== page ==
I was just dying to use the dead parrot sketch somehow to illustrate the headline, but failed. Feel free to try.
The Kakapo (Strigops habroptilus) is a very unique parrot. It’s nocturnal, polygynous (many parrots are monogamous) and, most intriguingly, it’s flightless. That’s right, just like the extinct Dodo, the ostrich and the kiwi birds, Kakapo parrots are flightless – they got the bones, feathers and muscles for flight, but their ability to fly is gone.
I never heard of the kakapo before reading about it in Jerry Coyne’s treasure tome, “Why Evolution Is True” (well, treasure .pdb file, since I read it with an e-reader) – as evidence for evolution by biogeography.
Needless to say, the Kakapo is a striking example of natural selection, and more so, of the devolution (again with that term, careful!) of ancestral traits when those are no longer needed. I’m not making this up, it has been observed (see Wiki article) that the degenerated flight muscles do increase the Kakapo’s relative thermodynamic efficiency. Losing useless birds while inhabiting an island with very few predators did nothing but good to our little beaky friend.
The Kakapo is also possibly the heaviest parrot in the world, and, in a rather bizarre coincedence, pertains to the greatest longevity not only among parrots, but among all birds as well. Putting aside monstrous mycelia, for animals, the question does arise whether there’s a causative link between body size/mass/robustness and longevity? I ask this as ignorantly as I can, since I barely know the life expectancy for any other species apart from humans and dogs.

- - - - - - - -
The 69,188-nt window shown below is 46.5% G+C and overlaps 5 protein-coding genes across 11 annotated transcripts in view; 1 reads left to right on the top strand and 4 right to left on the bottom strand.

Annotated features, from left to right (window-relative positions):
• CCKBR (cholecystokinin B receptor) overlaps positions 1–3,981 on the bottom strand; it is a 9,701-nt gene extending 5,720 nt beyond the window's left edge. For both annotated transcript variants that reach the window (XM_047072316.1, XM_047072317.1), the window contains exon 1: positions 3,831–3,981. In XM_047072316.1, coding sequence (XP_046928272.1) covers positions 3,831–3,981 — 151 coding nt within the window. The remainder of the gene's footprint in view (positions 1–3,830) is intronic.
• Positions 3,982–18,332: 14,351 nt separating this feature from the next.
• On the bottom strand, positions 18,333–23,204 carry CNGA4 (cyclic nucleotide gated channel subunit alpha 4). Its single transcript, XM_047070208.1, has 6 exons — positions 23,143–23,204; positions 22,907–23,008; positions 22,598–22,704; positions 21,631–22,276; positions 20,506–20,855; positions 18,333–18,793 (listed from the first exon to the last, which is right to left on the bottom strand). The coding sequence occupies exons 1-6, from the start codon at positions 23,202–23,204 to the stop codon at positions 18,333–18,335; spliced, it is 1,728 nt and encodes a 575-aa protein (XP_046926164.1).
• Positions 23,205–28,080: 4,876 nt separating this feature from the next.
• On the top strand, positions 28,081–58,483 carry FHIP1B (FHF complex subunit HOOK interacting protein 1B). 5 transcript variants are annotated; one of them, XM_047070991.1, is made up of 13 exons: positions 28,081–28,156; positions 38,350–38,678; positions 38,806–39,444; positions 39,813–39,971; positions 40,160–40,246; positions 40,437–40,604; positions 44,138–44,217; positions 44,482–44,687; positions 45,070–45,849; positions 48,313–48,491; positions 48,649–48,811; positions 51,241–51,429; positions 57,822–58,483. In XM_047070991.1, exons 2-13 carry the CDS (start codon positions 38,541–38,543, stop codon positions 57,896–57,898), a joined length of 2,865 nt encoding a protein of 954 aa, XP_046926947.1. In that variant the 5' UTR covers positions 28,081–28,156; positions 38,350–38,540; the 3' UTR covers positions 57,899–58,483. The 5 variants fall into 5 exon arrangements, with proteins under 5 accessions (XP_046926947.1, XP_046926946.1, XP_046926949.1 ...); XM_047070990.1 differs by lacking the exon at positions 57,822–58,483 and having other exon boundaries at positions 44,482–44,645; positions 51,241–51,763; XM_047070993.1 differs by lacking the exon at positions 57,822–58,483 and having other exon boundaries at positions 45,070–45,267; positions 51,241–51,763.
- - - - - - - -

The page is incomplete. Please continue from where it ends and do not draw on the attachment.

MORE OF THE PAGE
The poor feller is critically endangered, and as of right now, there’s fewer than 100 individuals. This is probably our fault, since the colonizers of New Zealand introduced many domestic predators (like cats and dogs, who delighted themselves with a big, fat, flightless parrot who didn’t have a clue). There’s a tremendous conservation effort to preserve them, and now they’re all living in predator-free islands. You can say anything you want about mankind screwing over our ecology, but at least for the kakapo, we’re doing our best to atone for our sins.
So, as you can see, this parrot ain’t dead yet! (Sorry, I had to.):
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